Amid racial injustice protests and the raging coronavirus outbreak, the U.S. also witnessed deadly shootings that cost dozens of lives in the nation's most populous metropolis and other cities over the Fourth of July weekend.
In New York, 64 people were wounded and 11 were killed in 45 shootings, marking almost a threefold increase compared with the same three-day period last year.
In Chicago, 87 people were wounded and 17 were killed, including two children. In Atlanta, more than 30 people were wounded and five people were killed in shootings since Friday, including an 8-year-old girl.
Georgia's governor on Monday declared a state of emergency and authorized the activation of up to 1,000 National Guard troops after a weekend of violence in Atlanta that left five people dead. A statement from Gov. Brian Kemp’s office said troops will provide support at certain locations, including the Capitol and governor’s mansion, freeing up state law enforcement resources to patrol other areas.
“Peaceful protests were hijacked by criminals with a dangerous, destructive agenda. Now, innocent Georgians are being targeted, shot and left for dead,” the Republican governor said. “This lawlessness must be stopped and order restored in our capital city.”
Saturday night's fatal shooting of Secoriea Turner, 8, prompted a $10,000 reward for information as authorities searched for at least two people who opened fire on the car she was riding in near a flashpoint of recent protests.
“She was only 8 years old,” said her mother, Charmaine Turner. “She would have been on Tik Tok dancing on her phone, just got done eating. We understand the frustration of Rayshard Brooks. We didn’t have anything to do with that. We’re innocent. My baby didn’t mean no harm.” The girl just wanted to get home to see her cousins, said her father, Secoriya Williamson. “They say black lives matter,” he said. “You killed your own.”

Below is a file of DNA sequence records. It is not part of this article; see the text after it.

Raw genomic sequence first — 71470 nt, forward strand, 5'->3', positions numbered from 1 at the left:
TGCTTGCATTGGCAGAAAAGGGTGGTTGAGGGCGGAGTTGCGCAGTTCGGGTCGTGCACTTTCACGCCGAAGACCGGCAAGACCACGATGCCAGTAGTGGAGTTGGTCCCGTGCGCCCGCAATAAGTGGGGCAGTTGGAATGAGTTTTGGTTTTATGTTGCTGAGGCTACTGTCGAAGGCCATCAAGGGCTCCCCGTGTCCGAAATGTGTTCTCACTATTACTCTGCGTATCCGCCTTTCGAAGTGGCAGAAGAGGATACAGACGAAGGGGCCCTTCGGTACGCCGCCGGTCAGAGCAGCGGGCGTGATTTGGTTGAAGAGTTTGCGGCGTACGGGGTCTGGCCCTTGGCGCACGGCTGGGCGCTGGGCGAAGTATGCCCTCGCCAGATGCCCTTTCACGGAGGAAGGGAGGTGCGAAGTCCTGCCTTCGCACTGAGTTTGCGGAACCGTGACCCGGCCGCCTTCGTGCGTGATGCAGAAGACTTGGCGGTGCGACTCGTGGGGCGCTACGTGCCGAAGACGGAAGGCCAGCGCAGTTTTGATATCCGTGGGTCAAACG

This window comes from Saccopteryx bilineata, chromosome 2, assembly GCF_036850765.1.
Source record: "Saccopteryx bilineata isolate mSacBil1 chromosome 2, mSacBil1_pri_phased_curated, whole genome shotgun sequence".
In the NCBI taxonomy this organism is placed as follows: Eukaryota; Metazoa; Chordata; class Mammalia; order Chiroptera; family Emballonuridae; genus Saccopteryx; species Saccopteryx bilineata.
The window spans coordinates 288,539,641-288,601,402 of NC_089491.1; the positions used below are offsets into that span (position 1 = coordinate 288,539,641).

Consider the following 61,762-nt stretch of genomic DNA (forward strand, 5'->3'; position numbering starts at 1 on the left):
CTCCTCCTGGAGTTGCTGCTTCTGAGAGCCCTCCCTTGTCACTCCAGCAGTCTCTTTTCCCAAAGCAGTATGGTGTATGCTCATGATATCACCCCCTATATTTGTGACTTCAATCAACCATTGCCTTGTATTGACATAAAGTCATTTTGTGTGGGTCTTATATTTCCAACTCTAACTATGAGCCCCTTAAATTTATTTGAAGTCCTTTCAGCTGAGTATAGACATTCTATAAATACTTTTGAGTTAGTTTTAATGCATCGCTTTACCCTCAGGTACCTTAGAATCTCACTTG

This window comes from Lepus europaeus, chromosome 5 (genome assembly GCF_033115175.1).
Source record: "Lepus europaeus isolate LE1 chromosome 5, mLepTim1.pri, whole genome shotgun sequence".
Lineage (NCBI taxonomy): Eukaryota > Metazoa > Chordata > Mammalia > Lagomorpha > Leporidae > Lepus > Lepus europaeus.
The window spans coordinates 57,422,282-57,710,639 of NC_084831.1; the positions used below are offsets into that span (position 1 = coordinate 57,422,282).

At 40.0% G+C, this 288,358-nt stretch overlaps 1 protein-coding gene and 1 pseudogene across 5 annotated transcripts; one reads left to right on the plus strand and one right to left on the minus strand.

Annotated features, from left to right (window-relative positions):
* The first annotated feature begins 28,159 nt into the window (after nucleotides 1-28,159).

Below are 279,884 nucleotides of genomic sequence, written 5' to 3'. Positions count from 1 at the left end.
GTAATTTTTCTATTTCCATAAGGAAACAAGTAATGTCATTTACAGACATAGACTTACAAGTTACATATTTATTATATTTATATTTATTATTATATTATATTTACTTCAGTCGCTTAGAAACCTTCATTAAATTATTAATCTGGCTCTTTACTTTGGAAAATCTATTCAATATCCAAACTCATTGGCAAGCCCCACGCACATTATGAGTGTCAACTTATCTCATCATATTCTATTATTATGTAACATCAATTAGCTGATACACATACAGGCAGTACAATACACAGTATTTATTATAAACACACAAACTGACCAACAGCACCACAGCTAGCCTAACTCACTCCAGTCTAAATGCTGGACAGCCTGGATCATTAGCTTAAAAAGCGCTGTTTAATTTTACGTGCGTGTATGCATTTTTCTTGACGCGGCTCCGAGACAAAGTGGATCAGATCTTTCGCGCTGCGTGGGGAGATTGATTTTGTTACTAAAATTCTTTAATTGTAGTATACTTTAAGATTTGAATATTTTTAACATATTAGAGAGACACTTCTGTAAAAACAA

New York Police Department Chief Terence Monahan said the violence was linked to a multitude of factors, including a sharp decrease in jail population because of the coronavirus pandemic and a measure that requires judges to release defendants awaiting trial on misdemeanors and nonviolent felonies.
"We can fix this," Monahan said at a briefing. "We need cooperation with the people who are afraid to come out of their buildings right now."
Monahan also said animosity toward law enforcement after the May 25 death of George Floyd while in the custody of Minneapolis police has emboldened some people who believe "that cops can't do anything anymore."
Despite the recent uptick, the number of violent crimes in the U.S. has decreased by about half since the 1990s. In New York City, major crimes have fallen by more than 80% since 1990. In Chicago, violent crime has also declined over the last two decades, though the city experienced a particularly deadly summer in 2016.